Foreigners cannot buy and own land, like in many other Southeast Asian countries. Instead, the land is collectively owned by all Vietnamese people, but governed by the state. As written in the national Land Law, foreigners and foreign organizations are allowed to lease land. The leasehold period is up to 50 years.[49][50]

See also[edit]


  1. ^ Cambridge Business English Dictionary. Cambridge University Press. 28 November 2011. ISBN 978-0521122504.
  2. ^ Chau, Esther; Wu, Jayce (2013). Economics HL/SL - Study Guide for the IB Diploma. CANA Academy Limited. p. 166. ISBN 978-9881686824.
  3. ^ "Definition of subsidiary - Oxford Dictionaries (British & World English)". Oxford Dictionaries. Archived from the original on 17 July 2012. Retrieved 23 October 2014.
  4. ^ Royse, Roger. "Foreign Ownership of U.S. Real Estate". Royse Law Firm. Retrieved 23 October 2014.
  5. ^ "Impacts of Technological Change on Productivity". Boundless. Boundless. {{cite web}}: Missing or empty |url= (help)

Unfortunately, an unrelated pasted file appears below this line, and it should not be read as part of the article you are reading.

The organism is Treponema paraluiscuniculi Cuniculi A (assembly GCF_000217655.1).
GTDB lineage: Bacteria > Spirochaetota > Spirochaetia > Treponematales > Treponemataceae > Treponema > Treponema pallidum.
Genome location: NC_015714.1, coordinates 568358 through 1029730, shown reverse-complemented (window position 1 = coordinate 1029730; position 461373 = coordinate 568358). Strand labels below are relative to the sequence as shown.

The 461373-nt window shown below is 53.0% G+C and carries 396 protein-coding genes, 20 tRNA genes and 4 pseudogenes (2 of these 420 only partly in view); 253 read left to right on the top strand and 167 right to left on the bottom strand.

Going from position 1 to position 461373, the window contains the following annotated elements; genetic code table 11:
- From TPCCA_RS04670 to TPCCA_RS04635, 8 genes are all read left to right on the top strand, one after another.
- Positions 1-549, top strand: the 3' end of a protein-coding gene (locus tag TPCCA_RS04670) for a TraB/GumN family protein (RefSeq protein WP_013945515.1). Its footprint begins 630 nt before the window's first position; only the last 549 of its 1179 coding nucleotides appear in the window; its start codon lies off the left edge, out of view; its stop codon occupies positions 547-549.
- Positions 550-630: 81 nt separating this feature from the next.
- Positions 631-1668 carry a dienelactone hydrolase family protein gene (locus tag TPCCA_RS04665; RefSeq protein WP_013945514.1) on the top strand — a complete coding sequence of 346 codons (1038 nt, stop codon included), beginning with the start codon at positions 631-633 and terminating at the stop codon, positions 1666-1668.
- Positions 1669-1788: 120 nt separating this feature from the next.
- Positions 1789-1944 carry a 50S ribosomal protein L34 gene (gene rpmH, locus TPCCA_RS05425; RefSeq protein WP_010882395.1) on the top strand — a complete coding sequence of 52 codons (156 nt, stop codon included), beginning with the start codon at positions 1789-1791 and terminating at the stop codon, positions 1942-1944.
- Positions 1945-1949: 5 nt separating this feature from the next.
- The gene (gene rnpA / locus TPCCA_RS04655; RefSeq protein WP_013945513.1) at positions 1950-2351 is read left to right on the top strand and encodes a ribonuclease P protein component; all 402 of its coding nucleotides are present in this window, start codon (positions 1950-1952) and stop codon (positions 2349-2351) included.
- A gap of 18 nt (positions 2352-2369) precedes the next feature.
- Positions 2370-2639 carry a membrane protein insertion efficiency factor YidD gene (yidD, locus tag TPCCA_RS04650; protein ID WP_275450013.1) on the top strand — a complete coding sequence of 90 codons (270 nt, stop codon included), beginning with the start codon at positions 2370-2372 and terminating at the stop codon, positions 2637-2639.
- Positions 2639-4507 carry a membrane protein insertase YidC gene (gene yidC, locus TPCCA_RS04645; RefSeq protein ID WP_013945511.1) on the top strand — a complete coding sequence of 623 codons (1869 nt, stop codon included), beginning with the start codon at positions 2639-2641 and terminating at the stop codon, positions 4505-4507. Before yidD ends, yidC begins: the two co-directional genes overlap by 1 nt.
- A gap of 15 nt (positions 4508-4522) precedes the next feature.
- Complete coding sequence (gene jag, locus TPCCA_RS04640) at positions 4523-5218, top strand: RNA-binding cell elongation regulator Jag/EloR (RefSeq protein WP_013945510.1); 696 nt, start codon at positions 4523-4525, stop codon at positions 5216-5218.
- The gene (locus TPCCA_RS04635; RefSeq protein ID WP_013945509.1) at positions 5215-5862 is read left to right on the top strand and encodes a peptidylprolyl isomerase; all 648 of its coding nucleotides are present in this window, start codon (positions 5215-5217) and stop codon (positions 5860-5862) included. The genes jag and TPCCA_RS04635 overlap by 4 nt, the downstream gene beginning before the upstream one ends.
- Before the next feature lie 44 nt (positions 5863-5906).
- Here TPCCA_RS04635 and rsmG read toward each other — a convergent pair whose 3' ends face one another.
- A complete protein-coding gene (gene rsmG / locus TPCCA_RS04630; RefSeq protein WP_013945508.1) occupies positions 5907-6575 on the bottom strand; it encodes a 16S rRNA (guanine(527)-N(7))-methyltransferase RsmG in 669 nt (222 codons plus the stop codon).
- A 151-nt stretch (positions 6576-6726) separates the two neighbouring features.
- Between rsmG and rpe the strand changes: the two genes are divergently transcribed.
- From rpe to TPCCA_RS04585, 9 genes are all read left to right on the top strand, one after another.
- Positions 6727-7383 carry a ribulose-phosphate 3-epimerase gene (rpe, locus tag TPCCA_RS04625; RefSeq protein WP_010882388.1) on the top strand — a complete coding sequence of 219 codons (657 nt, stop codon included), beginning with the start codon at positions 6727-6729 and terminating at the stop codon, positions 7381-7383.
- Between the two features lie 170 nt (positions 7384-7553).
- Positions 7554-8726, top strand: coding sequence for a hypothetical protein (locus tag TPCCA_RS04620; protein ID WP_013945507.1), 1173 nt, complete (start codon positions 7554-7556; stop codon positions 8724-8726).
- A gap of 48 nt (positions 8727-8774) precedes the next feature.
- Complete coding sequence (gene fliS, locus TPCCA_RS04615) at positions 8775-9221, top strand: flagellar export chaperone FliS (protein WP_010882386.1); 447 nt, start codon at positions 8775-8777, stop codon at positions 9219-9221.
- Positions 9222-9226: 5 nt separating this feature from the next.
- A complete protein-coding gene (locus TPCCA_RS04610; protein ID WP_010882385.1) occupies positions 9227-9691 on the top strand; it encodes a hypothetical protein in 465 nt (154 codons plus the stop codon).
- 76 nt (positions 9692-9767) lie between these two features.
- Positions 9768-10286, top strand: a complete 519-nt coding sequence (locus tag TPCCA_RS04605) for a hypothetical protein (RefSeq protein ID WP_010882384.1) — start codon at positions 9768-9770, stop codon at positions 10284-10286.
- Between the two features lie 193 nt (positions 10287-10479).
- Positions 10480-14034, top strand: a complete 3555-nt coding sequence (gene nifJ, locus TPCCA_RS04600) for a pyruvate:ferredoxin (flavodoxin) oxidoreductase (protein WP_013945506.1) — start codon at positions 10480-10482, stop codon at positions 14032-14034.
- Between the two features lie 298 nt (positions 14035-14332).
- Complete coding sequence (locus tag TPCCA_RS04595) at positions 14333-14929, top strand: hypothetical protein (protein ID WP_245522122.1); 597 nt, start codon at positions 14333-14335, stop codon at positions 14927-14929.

6. ^ Grimsley, Shawn. "What Is Foreign Direct Investment? - Definition, Advantages & Disadvantages". Education Portal. Education Portal. Retrieved 23 October 2014.
  7. ^ "Foreign ownership and consequences for British business" (PDF). Economic & Social Research Council. Economic & Social Research Council. Archived from the original (PDF) on 13 February 2015. Retrieved 23 October 2014.
  8. ^ Blink, Jocelyn; Dorton, Ian (6 September 2012). IB Economics Course Book 2nd edition: Oxford IB Diploma Programme (International Baccalaureate). OUP Oxford. ISBN 978-0198390008.
  9. ^ Heakal, Reem. "Economics Basics: Supply and Demand". Investopedia. Investopedia US. Retrieved 23 October 2014.
  10. ^ Chau, Esther; Wu, Jayce (2013). Economics HL/SL - Study Guide for the IB Diploma. CANA Academy Limited. p. 167. ISBN 978-9881686824.
  11. ^ "The Impact of Direct Foreign Investment on Wages and Working Conditions" (PDF). OECD. Organisation for Economic Co-operation and Development. Retrieved 28 May 2017.